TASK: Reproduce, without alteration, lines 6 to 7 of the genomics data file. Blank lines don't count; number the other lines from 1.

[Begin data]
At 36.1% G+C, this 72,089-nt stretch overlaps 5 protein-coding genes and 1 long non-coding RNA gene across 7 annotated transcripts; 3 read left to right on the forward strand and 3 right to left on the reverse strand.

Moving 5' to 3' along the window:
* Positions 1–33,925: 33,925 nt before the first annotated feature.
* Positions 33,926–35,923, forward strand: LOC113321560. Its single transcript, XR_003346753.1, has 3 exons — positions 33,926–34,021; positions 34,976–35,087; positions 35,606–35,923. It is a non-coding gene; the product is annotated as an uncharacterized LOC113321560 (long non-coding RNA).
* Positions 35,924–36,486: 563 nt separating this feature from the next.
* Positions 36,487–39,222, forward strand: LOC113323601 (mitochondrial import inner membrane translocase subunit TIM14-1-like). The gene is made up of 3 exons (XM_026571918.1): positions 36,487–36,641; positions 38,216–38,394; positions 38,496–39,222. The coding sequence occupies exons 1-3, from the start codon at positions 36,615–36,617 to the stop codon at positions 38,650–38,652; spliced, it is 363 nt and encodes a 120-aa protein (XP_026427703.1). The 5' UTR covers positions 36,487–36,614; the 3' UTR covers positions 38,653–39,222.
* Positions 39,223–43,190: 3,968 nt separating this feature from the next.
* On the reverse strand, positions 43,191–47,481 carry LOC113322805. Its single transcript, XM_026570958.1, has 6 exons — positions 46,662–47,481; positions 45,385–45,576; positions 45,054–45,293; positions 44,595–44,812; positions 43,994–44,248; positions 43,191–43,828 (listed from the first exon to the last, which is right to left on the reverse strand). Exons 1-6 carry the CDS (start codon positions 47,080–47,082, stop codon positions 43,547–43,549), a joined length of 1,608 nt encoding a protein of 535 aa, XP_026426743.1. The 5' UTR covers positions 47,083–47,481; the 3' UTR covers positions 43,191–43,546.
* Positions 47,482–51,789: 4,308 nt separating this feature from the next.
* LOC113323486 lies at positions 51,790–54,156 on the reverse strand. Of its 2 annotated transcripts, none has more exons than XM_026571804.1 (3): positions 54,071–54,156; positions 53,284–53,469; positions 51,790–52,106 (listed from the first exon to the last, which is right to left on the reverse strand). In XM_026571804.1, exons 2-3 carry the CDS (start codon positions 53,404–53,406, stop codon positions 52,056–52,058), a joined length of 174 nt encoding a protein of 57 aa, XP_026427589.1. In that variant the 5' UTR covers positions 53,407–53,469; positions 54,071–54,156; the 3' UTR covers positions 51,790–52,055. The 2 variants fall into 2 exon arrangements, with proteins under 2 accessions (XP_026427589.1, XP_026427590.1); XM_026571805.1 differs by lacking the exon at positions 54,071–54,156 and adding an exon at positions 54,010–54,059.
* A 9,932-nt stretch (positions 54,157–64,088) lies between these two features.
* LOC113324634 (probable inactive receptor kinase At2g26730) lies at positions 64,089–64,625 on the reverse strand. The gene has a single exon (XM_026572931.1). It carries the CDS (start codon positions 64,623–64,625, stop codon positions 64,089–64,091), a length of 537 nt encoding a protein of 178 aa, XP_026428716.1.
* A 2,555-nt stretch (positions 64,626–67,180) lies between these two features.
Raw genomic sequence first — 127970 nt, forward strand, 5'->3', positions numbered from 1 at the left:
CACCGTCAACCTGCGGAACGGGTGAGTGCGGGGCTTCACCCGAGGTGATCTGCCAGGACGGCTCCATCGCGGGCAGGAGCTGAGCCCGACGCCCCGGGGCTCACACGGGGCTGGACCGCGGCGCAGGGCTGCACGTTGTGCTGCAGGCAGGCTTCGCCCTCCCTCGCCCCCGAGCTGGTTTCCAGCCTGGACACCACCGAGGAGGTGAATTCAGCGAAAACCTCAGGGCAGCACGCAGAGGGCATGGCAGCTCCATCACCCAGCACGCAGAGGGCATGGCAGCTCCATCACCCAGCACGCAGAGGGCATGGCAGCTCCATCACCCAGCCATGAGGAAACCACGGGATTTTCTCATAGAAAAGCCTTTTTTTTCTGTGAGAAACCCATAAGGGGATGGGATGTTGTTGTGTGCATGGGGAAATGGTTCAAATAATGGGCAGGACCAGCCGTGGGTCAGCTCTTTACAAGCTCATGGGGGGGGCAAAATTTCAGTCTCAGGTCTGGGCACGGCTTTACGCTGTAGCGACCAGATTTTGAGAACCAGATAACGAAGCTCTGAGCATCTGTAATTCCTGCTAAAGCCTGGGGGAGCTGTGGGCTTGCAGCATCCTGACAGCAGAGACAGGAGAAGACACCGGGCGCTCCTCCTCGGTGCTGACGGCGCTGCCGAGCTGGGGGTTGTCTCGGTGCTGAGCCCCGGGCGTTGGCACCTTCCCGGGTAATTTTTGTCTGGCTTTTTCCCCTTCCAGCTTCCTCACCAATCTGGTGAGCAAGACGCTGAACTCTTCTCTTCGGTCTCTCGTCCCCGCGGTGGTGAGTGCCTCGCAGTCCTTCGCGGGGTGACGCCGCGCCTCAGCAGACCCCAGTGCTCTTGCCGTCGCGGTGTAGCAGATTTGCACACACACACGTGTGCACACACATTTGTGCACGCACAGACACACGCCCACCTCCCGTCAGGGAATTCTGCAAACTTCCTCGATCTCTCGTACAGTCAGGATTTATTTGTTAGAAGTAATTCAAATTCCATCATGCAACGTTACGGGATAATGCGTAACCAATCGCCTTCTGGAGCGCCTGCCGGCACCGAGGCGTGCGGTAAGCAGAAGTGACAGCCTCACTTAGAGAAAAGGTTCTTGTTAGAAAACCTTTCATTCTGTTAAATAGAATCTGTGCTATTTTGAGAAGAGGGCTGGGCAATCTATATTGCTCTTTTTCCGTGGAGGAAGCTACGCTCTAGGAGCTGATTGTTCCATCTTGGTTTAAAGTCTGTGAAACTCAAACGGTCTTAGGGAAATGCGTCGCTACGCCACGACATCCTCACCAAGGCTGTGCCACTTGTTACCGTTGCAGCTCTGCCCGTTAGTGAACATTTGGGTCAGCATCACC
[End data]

* Positions 36,487–39,222, forward strand: LOC113323601 (mitochondrial import inner membrane translocase subunit TIM14-1-like). The gene is made up of 3 exons (XM_026571918.1): positions 36,487–36,641; positions 38,216–38,394; positions 38,496–39,222. The coding sequence occupies exons 1-3, from the start codon at positions 36,615–36,617 to the stop codon at positions 38,650–38,652; spliced, it is 363 nt and encodes a 120-aa protein (XP_026427703.1). The 5' UTR covers positions 36,487–36,614; the 3' UTR covers positions 38,653–39,222.
* Positions 39,223–43,190: 3,968 nt separating this feature from the next.